Ultra-high performance with PowerDNS

I love PowerDNS, it’s so flexible through the multiple backends that you can do pretty much whatever you want with it. When we had a nightmare weekend at 123-reg several years ago, I designed and built the next generation of the DNS infrastructure on PowerDNS because it would connect straight into our main DNS databases and we could easily change schema etc without having issues.

However, because of this flexibility sometimes PowerDNS has some performance issues. When designing the second generation of high-performance DNS servers for the HostEurope group I tested a number of other opensource servers. The highest performing by far was nsd however it used a lot of memory and wasn’t able to give us the flexibility that we required.

Looking at PowerDNS it had a number of scaling issues – up to 4 or 6 cores it was fine but after that it just couldn’t scale any further. So, working with a number of tools such as valgrind and perf I identified a number of scaling issues with the distributor code and created a series of patches which were rolled in to PowerDNS Authoritative 3.3 and 3.4 and enable PowerDNS to scale easily to 32 or 64 cores. I also came across a Linux kernel issue with locking (actually an improvement in the packet handling code) which meant that the boxes couldn’t handle more than about 250k PPS before the thread contention on the socket lock hit a limit. Fortunately with Linux 3.9 the patches that the Google guys had produced a few years ago finally got incorporated and so the SO_REUSEPORT patch was also added to PowerDNS.

Finally, I found a very high performance key/value database (lmdb) which is very reliable and fast (sqlite was limited to about 3 or 4 cores, BDB always corrupts itself, KoyotoDB is nice but updates cause a lot of contention and I’m not sure if it’s being actively developed any more). And the result is a high performance backend for PowerDNS (lmdbbackend) which can scale to over 1m QPS/server with instant updates and low response times. The best way to avoid an embarrassing DNS DDOS is to have enough capacity to respond to all queries that are thrown at the server, after that you can try to filter the big hitters. Unfortunately many anti-DDOS appliances that we tested turned out to fail quite badly on UDP-based attacks, or attacks at > 1m PPS so it’s often best to not put them in front of infrastructure that may sustain such an attack.

If you want professional consulting and assistance with setting up a high-performance resilient DNS infrastructure please contact me through my consultancy company dns-consultants.com

The little-known toJSON javascript function

I say little-known, perhaps it is not but at least I struggled for a while to figure out how to do a really simple thing – change the format that dates are sent out via a JSON call. Typically a date will be sent in ISO string format eg “2015-01-19T10:30:33.732Z” which is not ideal for my very thin backend service to dump into a database – I usually use a unix timestamp. Rather than having to add a whole load of parsing code and figuring out which was meant to be a date field and which is just a normal string I really wanted any dates to automatically serialize to a unix timestamp (or javascript timestamp which is unixtime*1000). The solution?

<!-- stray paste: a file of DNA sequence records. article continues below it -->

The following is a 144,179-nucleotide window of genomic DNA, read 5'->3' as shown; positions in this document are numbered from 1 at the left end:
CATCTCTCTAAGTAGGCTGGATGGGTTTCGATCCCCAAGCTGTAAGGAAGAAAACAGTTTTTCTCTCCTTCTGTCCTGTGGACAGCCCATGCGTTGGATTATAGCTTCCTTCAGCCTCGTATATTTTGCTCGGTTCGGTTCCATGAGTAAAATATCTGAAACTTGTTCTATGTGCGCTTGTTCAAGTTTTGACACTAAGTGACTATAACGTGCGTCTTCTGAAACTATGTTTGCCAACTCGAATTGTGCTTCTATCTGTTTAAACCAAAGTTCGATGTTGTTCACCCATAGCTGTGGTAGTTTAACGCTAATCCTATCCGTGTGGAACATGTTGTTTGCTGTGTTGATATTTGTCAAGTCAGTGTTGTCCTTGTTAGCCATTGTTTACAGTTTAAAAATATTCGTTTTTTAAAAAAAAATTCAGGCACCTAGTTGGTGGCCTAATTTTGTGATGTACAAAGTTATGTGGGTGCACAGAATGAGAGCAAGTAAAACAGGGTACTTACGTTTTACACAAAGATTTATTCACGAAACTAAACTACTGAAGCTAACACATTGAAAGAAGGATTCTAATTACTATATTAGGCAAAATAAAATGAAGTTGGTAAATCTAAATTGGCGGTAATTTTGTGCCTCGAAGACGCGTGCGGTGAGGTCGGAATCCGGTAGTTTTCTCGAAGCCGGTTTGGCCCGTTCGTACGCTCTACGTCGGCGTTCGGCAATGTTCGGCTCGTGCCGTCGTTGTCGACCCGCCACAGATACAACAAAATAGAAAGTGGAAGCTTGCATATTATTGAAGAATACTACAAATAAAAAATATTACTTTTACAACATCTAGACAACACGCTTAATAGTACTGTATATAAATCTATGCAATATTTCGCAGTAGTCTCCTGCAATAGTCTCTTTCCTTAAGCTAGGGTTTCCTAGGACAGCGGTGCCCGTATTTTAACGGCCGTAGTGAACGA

Thanks to Javascript’s great prototype concept (this must be a good day – usually it winds me up quite a bit!) this means that any date objects will now get serialized into the format that I wanted. To send them all as unix-times you can just do:

DLI Turkish Language Learning Resources

So, these have been on my server for a few years but they are still a great resource. I believe they were originally written by the US army for troops stationed in Turkey, then improved by some friends of mine these are a 2 year very comprehensive course for learning Turkish. Totally free of charge you can work through them yourself or with a language helper or teacher. You can download them all for free at http://mark.zealey.org/dli_books/ – I’d especially recommend reading the “How to use DLI Turkish Basic Course” document first.

Having both a require and a controller in a directive

I’ve been playing around with AngularJS directives a lot recently trying to modularize out some commonly used bits of code – particularly form validation stuff. As part of this I often want a controller in the directive (so I have child scopes reach in and add elements or trigger events), but I also want to be able to access some parent angular things such as the ‘form’ directive’s controller.

Typically if you have a controller in a directive it gets passed in as the 4th argument to the link function eg:

However if you have a require argument it also gets passed in as the 4th element in link which unfortunately trumps our controller:

I couldn’t find anything else referencing this problem on the internet, so as a hunch I tried (what turned out to be correct) multiple require arguments including requiring the directive itself:

Hopefully this helps someone!

Formatting time inputs nicely with AngularJS

Unfortunately the AngularJS code uses a fixed formatter for the time when a browser doesn’t support the time input natively (eg firefox). The code specifies ‘HH:mm:ss.sss’ which is pretty pointless for most users I would imagine (I’m building a calendering app). Fortunately we can hook into this formatter and fix it, although the ideal would be to override it unfortunately there are local variables that we can’t override particularly easily. So I took the easy route of just modifying the string after it had already been parsed: